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Candidates for A.S. vice president of external relations, executive vice president face off in second day of debates

A.S.+vice+president+of+external+affairs+candidates+Stephanie+Estrada+%28left%29+and+Angelica+Espinoza+face+off+in+the+second+day+of+A.S.+election+debates+at+the+Conrad+Prebys+Aztec+Student+Union+on+March+20.
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Candidates for A.S. vice president of external relations, executive vice president face off in second day of debates

A.S. vice president of external affairs candidates Stephanie Estrada (left) and Angelica Espinoza face off in the second day of A.S. election debates at the Conrad Prebys Aztec Student Union on March 20.

A.S. vice president of external affairs candidates Stephanie Estrada (left) and Angelica Espinoza face off in the second day of A.S. election debates at the Conrad Prebys Aztec Student Union on March 20.

Will Fritz

A.S. vice president of external affairs candidates Stephanie Estrada (left) and Angelica Espinoza face off in the second day of A.S. election debates at the Conrad Prebys Aztec Student Union on March 20.

Will Fritz

Will Fritz

A.S. vice president of external affairs candidates Stephanie Estrada (left) and Angelica Espinoza face off in the second day of A.S. election debates at the Conrad Prebys Aztec Student Union on March 20.

by Michael Cline, Senior Staff Writer

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The candidates for Associated Students vice president of external relations and executive vice president debated in the Conrad Prebys Aztec Student Union ahead of next week’s Associated Students elections. External relations candidates Angelica Espinoza and Stephanie Estrada discussed issues including basic needs initiatives, sexual assault prevention and campus inclusivity. Executive vice president candidates Kyla Blaylock and Christian Holt also took the stage to discuss campus activism and student engagement.

College of Arts and Letters Council Executive Vice President Espinoza identified advocacy for basic needs initiatives and empowerment of sexual assault survivors as key priorities for her campaign. She also called for additional legal services for students on campus.

“I hope to diversify the legal services that A.S. has to offer to ensure that no matter what vulnerable situations students are put in, they will be mitigated to the best of their ability,” Espinoza said.

College of Arts and Letters Council representative Estrada said she would acknowledge different identity groups on campus while expanding research and employment programs and services to students. She also vowed to address basic needs initiatives.

“I want to focus on basic needs, for example, housing insecurities, food insecurities, as well as mental health,” Estrada said.

Both Espinoza and Estrada condemned the racial slur targeting the Black Resource Center. Espinoza called for a greater response to hate crimes and social media posts that include racial slurs. She pledged to promote inclusivity through mandatory education programs at orientation.

“Ignorance is no longer an option or excuse,” Espinoza said.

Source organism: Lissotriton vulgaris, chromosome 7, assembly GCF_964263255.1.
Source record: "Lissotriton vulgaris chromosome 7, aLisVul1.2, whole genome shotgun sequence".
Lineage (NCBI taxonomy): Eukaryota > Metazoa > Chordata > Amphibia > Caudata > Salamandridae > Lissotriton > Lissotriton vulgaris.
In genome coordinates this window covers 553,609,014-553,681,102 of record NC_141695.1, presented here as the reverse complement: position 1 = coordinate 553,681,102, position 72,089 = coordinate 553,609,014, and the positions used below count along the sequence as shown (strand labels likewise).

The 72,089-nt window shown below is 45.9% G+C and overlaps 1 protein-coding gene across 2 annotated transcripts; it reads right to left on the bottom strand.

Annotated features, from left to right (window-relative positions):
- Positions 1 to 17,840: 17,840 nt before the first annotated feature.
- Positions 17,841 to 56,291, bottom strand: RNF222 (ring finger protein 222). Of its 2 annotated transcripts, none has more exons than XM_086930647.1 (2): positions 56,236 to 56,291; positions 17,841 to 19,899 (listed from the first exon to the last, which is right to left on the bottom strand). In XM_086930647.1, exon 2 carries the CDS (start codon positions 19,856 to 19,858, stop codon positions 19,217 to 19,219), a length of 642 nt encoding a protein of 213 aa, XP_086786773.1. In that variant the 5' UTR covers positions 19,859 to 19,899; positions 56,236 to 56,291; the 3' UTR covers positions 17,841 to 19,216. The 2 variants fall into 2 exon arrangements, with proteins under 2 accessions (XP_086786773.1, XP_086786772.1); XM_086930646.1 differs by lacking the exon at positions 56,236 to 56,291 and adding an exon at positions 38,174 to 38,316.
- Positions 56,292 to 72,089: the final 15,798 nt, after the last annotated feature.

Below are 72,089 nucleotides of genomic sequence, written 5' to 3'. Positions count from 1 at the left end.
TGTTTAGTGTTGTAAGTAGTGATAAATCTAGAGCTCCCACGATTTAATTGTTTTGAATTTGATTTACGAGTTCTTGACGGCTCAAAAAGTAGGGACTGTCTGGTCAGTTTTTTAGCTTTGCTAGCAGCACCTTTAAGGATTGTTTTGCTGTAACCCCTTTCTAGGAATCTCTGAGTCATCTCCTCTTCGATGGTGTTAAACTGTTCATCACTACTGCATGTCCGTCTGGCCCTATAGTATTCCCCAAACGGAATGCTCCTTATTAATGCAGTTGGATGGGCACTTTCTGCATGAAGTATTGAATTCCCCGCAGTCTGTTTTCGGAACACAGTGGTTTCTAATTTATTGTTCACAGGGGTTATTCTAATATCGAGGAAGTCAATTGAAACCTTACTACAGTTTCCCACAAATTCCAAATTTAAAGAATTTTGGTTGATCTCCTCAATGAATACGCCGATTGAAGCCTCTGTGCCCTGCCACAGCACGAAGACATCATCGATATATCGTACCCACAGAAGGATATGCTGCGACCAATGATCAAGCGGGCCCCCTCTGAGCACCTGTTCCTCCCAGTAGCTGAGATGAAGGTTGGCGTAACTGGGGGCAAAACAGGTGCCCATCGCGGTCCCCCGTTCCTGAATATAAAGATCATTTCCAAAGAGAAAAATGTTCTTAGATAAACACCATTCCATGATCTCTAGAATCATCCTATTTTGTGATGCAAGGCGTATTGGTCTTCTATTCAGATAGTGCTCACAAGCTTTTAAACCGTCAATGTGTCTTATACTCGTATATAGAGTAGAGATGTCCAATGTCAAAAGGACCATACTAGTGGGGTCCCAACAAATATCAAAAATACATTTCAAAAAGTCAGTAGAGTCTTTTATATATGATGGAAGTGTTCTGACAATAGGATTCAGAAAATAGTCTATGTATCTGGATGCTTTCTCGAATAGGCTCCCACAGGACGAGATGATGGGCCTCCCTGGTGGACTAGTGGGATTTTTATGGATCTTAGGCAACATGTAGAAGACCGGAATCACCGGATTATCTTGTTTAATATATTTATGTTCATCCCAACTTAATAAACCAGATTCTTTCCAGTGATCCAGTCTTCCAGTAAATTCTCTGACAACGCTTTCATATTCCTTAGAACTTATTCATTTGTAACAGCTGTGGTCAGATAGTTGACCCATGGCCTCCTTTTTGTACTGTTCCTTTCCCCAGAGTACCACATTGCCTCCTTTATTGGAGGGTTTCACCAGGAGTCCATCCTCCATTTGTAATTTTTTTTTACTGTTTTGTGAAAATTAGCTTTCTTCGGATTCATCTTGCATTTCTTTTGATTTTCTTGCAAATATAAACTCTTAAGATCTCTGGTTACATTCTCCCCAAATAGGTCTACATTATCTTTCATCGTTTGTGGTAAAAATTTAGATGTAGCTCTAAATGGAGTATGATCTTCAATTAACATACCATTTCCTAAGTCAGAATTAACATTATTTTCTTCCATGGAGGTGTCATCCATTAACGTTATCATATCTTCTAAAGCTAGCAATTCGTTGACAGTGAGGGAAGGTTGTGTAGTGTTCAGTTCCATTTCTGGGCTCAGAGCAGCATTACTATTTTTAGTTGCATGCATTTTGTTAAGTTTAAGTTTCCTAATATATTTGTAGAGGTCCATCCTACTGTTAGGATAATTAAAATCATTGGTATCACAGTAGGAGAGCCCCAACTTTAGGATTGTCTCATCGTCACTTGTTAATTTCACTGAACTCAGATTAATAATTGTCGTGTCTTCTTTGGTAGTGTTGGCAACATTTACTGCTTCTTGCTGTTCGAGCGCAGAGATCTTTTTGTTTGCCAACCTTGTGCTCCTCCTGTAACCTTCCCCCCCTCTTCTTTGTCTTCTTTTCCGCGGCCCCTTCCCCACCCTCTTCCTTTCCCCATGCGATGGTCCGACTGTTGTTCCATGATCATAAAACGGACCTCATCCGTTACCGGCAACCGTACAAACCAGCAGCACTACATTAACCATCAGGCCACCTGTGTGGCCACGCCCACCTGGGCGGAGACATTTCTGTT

Estrada added the need to ensure student safety on campus. She also offered a personal apology to the Asian and Pacific Islander community for a social media post on her account that had included a racial slur.

“I am deeply sorry,” Estrada said. “I should have been educated, and I should have been conscious of what I said.”

Espinoza called for a new subcommittee to increase campus diversity and improve inclusivity.

The candidates for executive vice president also debated community engagement and collaboration, along with student activism on campus.

Executive vice president candidates Christian Holt (left podium) and Kyla Blaylock (right podium) are joined on stage by their respective campaign managers, interdisciplinary junior Jaylla McConell (left) and political science sophomore Max Johnson (right). Photo by Will Fritz

Holt, who served as a voting member on the Afrikan Student Union, said he would help commuter students and student-athletes fully participate on campus, while championing allyship between underrepresented and represented communities and organizations. He also vowed to “redefine” the university community, campus pride and the way student leaders are elected to office.

“People should not be scared to run solo,” Holt said. “People should be proud to run solo. People should be proud to make their message heard.”

Aztec Student Union Board chair Blaylock, running on the slate “Vote SDSU,” explained the slogan’s significance to her campaign.

“We can, especially in my role as (executive vice president), strengthen our intentional programming,” Blaylock said. We can diversify what leadership looks like. We can sustain the work of the executives before us, encourage sustainable practices, and together unify.”

Blaylock and Holt also discussed their support for the Pell Grant protest’s intentions. Holt, who attended the protest, said it was an important aspect of his candidacy.

“I stand will all students on this campus and whatever they’re going through,” Holt said.

Blaylock said the protest may have been viewed as “performative advocacy” and stressed the need for leaders to support and advocate for policies in their offices as well.

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